Congress voted Friday to extend low expiring student loan interest rate for another year, a last-minute decision for the July 1st deadline. The extension will keep Stafford student loans interest rates from doubling from 3.4 percent to 6.8 percent.
The House of Representatives passed the bill earlier this morning, and the Senate passed the bill with a 74-19 vote.
“It’s a very positive thing for those [students] that already have subsidized loans,” says Deborah Santiago, co-founder and vice president of policy and research for Excelencia in Education.
According to CNN Money, President Obama brought national attention to the extension in April and Republican presidential candidate Mitt Romney also said he supported extending the lower rate, which prompted Congress to get serious about finding solutions.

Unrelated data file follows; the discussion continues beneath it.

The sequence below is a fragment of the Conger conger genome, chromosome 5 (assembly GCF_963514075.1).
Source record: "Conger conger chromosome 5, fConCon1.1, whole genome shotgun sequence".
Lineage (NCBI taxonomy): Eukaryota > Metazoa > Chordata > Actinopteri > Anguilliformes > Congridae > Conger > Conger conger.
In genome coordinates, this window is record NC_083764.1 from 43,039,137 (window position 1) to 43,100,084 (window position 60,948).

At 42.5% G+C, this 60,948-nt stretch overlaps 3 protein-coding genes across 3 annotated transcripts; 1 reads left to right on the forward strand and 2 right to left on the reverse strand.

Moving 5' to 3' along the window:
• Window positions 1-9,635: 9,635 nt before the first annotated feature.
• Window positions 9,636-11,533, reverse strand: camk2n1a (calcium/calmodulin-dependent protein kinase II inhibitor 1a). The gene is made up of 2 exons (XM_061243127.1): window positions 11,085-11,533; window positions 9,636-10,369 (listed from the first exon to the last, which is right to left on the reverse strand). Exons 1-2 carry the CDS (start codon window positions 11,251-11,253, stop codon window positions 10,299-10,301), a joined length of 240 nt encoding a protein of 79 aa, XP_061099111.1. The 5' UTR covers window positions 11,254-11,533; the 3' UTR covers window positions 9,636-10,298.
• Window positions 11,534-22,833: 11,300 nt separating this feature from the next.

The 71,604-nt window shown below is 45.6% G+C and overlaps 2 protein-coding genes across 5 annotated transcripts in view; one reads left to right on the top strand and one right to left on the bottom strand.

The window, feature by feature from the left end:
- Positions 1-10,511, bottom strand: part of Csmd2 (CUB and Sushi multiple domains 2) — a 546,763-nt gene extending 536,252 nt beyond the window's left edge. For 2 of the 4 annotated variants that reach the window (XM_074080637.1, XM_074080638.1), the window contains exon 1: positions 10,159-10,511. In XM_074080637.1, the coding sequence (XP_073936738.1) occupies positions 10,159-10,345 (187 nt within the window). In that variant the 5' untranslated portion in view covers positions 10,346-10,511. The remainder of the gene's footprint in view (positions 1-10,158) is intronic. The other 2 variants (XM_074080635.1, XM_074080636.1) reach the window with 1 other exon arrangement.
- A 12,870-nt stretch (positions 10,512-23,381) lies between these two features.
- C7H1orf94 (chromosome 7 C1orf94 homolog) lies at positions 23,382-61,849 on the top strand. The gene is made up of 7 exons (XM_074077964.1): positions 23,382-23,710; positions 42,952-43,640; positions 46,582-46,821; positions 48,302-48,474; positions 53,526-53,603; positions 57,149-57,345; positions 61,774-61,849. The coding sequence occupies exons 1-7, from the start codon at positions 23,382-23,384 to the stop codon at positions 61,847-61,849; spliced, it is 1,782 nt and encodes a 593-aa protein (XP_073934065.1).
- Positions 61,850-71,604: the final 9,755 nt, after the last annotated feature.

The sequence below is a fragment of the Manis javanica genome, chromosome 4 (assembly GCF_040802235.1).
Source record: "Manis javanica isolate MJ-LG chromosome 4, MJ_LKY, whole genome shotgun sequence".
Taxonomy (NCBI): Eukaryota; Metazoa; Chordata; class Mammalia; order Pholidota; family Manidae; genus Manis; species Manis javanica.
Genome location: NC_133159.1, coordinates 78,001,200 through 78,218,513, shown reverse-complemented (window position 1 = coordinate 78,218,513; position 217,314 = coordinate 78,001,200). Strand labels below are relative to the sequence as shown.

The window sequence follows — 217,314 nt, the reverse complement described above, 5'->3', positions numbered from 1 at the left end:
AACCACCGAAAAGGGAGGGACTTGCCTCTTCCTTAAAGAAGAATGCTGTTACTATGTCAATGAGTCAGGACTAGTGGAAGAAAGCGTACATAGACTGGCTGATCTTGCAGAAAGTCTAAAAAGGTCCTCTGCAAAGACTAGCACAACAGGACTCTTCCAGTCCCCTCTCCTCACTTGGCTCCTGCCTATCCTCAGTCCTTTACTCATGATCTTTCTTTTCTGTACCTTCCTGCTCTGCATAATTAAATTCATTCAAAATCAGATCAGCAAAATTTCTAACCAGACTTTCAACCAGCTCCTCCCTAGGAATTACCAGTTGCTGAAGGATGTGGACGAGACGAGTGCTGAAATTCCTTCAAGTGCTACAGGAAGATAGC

This bill is part of a larger package, which includes transportation re-authorization and flood insurance legislation. Yet, some conservative groups gave the bill a “no” vote in emails on Thursday.
“This massive bill spends too much money, will continue taxpayer bailouts for highway spending and keeps subsidies that have contributed directly to skyrocketing tuition rates,” said Club for Growth spokesperson Barney Keller, according to Time Business.
Santiago says an increase in interest rates could have had a detrimental effect on graduation rates.
“If they end up having to work while going to school so they don’t have to take out a loan, and we see that with Latinos already, it could have an effect on them,” she says.
Though Latinos are less likely to take out loans, Santiago says it is important to keep a pragmatic view on them.
“Financial literacy and awareness of the type of loan and different repayment methods should be tied to the students’ career choices,” she says. “That’s an area I hope we can improve.”